Roar and Liv / Page 8

Page 8


“I won’t let you give your life away,” she says. There’s pain in her voice, and I hate that this is the first thing—the first real thing—she’s said to me today.

“I don’t want to give it away either.”

“Roar, I need you to be serious right now.”

I raise my hands in surrender. “All right . . . I’m listening.”

“You heard what Perry said . . . what Vale vowed to do to you if we run. But this isn’t just about defying Vale, Roar. I’ve heard things about Sable. He’s proud and vengeful. People say he got his name because he has a black heart.”

“That’s just talk, Liv. Sable is powerful. Power doesn’t come without enemies and their scorn.”

“But what if it’s true? If we run, we wouldn’t just be going against Vale. What if Sable makes it his mission to hunt us down? To kill you? He has an army of thousands and that’s a fact. That’s not a rumor. I don’t want to be responsible for you living the rest of your life as a wanted man, and if you were ever caught . . .”

She trails off, choosing not to state the obvious. If I take her away and Sable or Vale ever catches me, it’s my life. There’s nothing for me to say so I shrug. I can’t promise that it won’t happen. It might. She’s either going to have to accept it—or not. But I won’t give her false hope.

I draw a breath, listening for sounds around me. The risk of being attacked by bands of dispersed is real out here; we can’t afford to let our guard down. I hear only the sound of leaves rustling with a breeze. The lonely call of an owl in the distance.

All I want is to be back where we were a few days ago on the beach by the cave.

Liv shifts on her feet. “Say something, Roar.”

“I love you.”

The words hang in the darkness, and now she’s the one who falls into silence. That wasn’t my intention. She should be in my arms right now. I don’t know why she isn’t.

I step toward her and find her hand. “I understand the risks, Liv.” I glance toward camp, thinking of the friend I might lose. “And I’m willing to take them. For you. For us. I choose you. Above everything else, I choose you.” Her fingers are cold, so I take them between my palms and then press my lips to them. “I’m ready,” I say, against her skin. “The question is, are you?”

She stares at me.

I wait.

And wait.

“You’re killing me, Liv. Whatever it is, just tell me. What’s in your heart?”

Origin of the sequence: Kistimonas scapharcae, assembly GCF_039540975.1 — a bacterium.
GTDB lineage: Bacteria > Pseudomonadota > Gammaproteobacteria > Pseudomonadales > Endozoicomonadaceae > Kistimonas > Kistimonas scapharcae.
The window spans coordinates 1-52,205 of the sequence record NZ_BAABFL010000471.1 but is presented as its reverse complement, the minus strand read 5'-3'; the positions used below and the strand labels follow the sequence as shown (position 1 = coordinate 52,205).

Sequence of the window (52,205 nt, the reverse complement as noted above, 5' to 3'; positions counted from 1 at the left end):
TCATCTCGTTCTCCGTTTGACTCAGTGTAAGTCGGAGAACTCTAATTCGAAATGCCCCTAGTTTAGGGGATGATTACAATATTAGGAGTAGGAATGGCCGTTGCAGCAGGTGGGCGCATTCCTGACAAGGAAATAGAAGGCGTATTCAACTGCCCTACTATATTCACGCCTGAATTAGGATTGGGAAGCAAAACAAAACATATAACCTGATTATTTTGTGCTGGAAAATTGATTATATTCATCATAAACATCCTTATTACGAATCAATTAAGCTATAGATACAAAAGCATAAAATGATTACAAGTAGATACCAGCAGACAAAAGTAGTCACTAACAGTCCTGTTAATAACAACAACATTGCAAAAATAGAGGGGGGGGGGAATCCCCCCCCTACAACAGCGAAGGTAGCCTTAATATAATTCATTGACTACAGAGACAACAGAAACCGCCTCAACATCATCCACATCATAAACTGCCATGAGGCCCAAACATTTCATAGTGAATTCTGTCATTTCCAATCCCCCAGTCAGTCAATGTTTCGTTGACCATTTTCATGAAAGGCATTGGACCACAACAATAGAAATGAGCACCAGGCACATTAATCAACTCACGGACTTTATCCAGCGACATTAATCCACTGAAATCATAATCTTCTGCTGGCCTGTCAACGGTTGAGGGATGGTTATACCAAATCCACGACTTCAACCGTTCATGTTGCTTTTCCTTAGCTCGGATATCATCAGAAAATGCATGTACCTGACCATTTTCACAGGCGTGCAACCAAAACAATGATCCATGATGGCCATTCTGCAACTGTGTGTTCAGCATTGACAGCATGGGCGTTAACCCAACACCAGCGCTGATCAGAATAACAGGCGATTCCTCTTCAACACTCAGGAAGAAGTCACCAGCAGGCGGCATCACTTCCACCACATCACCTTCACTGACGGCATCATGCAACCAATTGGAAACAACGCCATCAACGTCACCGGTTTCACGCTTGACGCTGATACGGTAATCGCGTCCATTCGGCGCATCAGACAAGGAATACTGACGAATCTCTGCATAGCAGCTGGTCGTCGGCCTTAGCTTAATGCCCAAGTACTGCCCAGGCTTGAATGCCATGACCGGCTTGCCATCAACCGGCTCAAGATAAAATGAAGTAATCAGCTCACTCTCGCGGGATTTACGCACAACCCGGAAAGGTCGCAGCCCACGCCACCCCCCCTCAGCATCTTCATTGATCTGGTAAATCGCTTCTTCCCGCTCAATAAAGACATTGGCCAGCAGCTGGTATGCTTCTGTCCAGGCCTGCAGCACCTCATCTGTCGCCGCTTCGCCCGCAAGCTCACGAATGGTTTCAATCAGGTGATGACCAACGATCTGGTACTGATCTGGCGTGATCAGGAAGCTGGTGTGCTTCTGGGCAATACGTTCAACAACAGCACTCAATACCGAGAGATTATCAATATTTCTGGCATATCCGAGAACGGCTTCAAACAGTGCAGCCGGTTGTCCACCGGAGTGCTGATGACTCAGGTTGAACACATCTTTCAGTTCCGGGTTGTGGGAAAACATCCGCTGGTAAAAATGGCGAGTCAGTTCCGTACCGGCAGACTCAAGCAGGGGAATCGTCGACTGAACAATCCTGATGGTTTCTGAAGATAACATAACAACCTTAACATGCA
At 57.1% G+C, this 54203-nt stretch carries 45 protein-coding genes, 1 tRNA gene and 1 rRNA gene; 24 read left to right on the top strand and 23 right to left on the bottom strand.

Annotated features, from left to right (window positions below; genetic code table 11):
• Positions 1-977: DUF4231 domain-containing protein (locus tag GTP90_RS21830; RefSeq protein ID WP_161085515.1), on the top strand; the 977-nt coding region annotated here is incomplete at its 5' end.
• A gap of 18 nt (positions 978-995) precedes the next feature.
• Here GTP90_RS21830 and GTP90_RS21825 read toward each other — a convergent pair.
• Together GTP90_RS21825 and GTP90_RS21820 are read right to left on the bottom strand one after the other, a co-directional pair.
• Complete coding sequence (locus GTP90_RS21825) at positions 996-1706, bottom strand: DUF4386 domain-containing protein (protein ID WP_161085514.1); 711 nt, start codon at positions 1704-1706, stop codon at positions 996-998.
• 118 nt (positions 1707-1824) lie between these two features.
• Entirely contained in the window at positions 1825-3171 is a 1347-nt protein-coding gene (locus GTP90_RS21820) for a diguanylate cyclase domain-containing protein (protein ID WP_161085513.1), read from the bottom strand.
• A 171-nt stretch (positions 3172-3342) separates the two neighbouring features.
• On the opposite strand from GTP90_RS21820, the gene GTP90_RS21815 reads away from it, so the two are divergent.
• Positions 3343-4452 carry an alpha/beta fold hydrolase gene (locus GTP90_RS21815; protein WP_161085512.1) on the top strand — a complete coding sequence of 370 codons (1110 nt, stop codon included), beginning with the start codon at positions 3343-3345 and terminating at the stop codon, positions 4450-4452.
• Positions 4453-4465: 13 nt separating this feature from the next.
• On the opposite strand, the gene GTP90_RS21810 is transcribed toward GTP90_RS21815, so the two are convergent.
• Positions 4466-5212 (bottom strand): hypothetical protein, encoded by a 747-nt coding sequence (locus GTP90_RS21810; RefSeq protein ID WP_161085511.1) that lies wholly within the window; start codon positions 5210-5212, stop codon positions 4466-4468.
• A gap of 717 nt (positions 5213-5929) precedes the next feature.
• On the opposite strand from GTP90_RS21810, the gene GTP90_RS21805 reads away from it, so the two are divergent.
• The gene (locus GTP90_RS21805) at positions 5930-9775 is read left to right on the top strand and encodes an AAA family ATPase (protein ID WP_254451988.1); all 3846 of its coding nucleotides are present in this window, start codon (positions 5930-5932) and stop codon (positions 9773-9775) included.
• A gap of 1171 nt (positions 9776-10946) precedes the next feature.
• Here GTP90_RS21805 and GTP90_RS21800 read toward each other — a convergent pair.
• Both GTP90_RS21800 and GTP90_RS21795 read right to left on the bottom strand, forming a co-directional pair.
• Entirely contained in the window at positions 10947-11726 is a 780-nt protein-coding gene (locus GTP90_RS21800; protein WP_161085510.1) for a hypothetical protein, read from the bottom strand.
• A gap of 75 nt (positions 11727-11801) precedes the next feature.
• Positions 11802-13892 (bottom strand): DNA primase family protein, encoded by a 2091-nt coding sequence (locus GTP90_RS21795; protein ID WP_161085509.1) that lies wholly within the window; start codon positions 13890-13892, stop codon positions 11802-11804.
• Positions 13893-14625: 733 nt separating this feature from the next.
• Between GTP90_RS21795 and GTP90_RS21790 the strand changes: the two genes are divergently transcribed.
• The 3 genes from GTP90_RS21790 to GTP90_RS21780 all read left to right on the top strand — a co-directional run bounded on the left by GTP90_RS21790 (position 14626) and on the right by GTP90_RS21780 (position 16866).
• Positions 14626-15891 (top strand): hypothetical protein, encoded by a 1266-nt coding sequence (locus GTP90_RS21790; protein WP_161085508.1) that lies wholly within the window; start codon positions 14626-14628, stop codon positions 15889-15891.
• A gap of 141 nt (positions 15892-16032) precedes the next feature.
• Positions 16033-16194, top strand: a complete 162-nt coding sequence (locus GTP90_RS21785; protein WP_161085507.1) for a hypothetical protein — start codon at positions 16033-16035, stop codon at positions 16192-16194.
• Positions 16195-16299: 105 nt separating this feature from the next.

“You are,” she says.

She tells me again, silently.

You. It’s always been you.

I didn’t realize I’d been holding my breath for a few days until now. I pull her against me and squeeze as hard as I dare without hurting her. I kiss the top of her head. “I needed to hear that,” I whisper against her hair.

“When I think about being without you,” she says, “I can barely breathe.”

The coincidence makes me smile. “Keep breathing. I’m right here.”

She leans back. The smile on her lips is there and gone. “I don’t see a way out, Roar. Every choice I have, people will end up suffering. If I don’t go to Sable, what’s going to happen to the Tides? Are they going to starve because of me? Is Mila? Is Talon?”

“No. Your brother won’t let them starve.”

“How? I’m Vale’s solution. His answer to feeding the tribe is me.”

“When I said brother, I was talking about Perry. He won’t let Talon go hungry. Neither will Vale. They’ll think of something. No one’s going to starve.”

Instead of soothing her worries, my comments only make her wince. She’d be leaving everyone behind if we ran. Talon. Perry. Vale and Mila. Even Brooke. She’d lose any chance of seeing them again if she and I defied Vale and disappeared.

I can’t ask her to make that choice.

“You know what I want,” I tell her instead. “Whatever you decide, love, I’m here. I’ll always be here.”

She’s quiet for a long moment, searching my eyes. Stepping right into my soul. “Liv or love?” she asks.

I brush her hair away from her neck and rest my hand there, feeling the beating of her pulse. “Either,” I answer. “They’re the same to me.”


We’re running out of time.

I meet Liv’s gaze across the small clearing in the woods, where we’ve stopped for water and a quick meal. I know she’s thinking the same thing.

We’ve traveled north day after day, completing a week, and then a few days more. We’ve climbed steadily and watched the oak trees turn into pines. The rolling hills turn into mountains that pierce the clouds. Now we sit only a few miles from Sable’s southern border. Since the territory is massive, the Horns’ city—Rim—is still a two-day journey from here. But if Liv and I are going to flee, it needs to happen soon.

It needs to happen tonight.

Perry drops his water skin into his satchel and rises from his spot on an overturned log. “Let’s keep moving. I want us on Sable’s land by nightfall.”

“We’ve gone far enough today,” Wylan says, waving a hand at the clearing. “This is as good a place to camp as any.”

“There’s no reason to spend another night on unprotected land,” Perry says. “If we move an hour north, we’ll be better off.”

He has a point. Once we cross into Horn territory, the odds of running into dispersed will drop. But just being this close to Sable’s land has me sweating and feeling skitty.

I look at Liv. I’m not the only one who’s anxious. She’s sitting against a rock, hugging her knees. She looks pale and fragile and fearful, and she is none of those things.